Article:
Dr Fred Achem, a Nigerian gynaecologist, said on Wednesday in Abuja that the best period for women to have children is between the ages of 18 and 25 years.
Achem who is the President, Society of Gynaecologists and Obstetrics of Nigeria, said that the age bracket is the period women are most fertile.
He, however, added that women have the capacity to remain fertile until they are 36 years old.
According to the gynaecologist, everything about a woman’s fertility is determined by the ova with which she begins her reproductive cycle.
He said: “It is these eggs she is going to use to have her children between the ages of 15 years and 45 years, at which menopause is supposed to start.’’
He said some women experienced premature menopause, however.
According to Achem, from age 36 years to 40 years, the ova begin to tire out, thereby making the release of the eggs more difficult.
He said that one of the signs of premenopausal period was the increase in the days of the woman’s menstrual cycle from 28 days to at least 35 days.
“The regular body shape begins to sag and the hormones which are supposed to be balanced and working correctly do not do so any more and eventually, it gets to a point where there is no single egg left in the ovaries and one final period just comes.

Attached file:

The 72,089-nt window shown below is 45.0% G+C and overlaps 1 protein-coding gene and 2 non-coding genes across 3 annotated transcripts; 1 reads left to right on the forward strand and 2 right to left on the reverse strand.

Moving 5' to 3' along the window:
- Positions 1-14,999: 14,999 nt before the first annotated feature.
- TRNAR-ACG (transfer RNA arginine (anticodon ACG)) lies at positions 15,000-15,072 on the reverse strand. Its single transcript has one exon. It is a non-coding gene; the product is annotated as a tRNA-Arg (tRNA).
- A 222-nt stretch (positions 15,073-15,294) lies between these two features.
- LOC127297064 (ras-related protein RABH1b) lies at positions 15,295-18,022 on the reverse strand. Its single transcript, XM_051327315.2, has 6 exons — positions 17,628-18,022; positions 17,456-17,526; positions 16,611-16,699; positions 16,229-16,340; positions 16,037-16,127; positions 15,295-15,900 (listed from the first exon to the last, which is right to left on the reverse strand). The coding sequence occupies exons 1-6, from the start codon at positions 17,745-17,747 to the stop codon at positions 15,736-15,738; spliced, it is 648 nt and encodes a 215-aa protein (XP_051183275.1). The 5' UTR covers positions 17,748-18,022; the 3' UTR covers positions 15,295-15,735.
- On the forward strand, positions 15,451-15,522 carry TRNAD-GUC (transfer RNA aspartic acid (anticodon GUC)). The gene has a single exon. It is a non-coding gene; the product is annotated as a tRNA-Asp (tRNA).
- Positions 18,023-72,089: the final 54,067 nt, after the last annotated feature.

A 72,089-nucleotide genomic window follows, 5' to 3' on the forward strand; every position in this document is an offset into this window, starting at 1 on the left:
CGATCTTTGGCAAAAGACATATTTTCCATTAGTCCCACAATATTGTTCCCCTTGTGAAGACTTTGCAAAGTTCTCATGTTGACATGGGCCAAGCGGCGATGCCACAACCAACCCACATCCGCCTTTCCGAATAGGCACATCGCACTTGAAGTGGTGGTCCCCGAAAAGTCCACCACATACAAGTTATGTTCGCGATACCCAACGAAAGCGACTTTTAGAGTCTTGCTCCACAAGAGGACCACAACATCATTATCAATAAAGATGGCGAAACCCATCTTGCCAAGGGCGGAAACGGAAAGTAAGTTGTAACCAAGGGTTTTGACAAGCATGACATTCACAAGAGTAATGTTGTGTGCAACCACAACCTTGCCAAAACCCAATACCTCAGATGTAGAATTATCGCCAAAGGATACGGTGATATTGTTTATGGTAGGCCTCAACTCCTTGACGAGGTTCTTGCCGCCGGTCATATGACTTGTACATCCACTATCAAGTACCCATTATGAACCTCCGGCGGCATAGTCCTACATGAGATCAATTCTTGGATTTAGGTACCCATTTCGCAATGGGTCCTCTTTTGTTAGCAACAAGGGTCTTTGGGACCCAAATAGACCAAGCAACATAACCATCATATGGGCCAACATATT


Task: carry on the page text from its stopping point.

“In all, these women begin to feel more tired, they become restless, lose appetite, they become very irritable, what doesn’t cause a quarrel, causes a quarrel.
“Beyond all that they have hot flushes, or you are sitting in an AC, you feel like throwing your shirt off, the bed is wet at night from sweat, body cavities begin to dry up, sexual intercourse becomes a difficulty, you lose interest in sex and the vaginal becomes dry and scaly.
“Beyond the genitals there are also organic changes in the heart and also the blood vessels of the body, particularly the bones; the bones begin to thin out, therefore, women in the menopause are more prone to fractures. This is something they should watch out for.’’
The gynaecologist added that women approaching menopause should be regularly assessed and monitored properly by their gynaecologists.
Achem added that family members, particularly husbands should be supportive, saying support from the husband goes a long way to mitigating the effect of the changes caused by menopause.
He said: “It is important that women who suffer from menopause symptoms be treated and addressed tenderly.
“So that if they have escaped the pain and the difficulty of child birth, they should be able to enjoy the period of rest rather than continue to be burnt by the flame of menopause.’’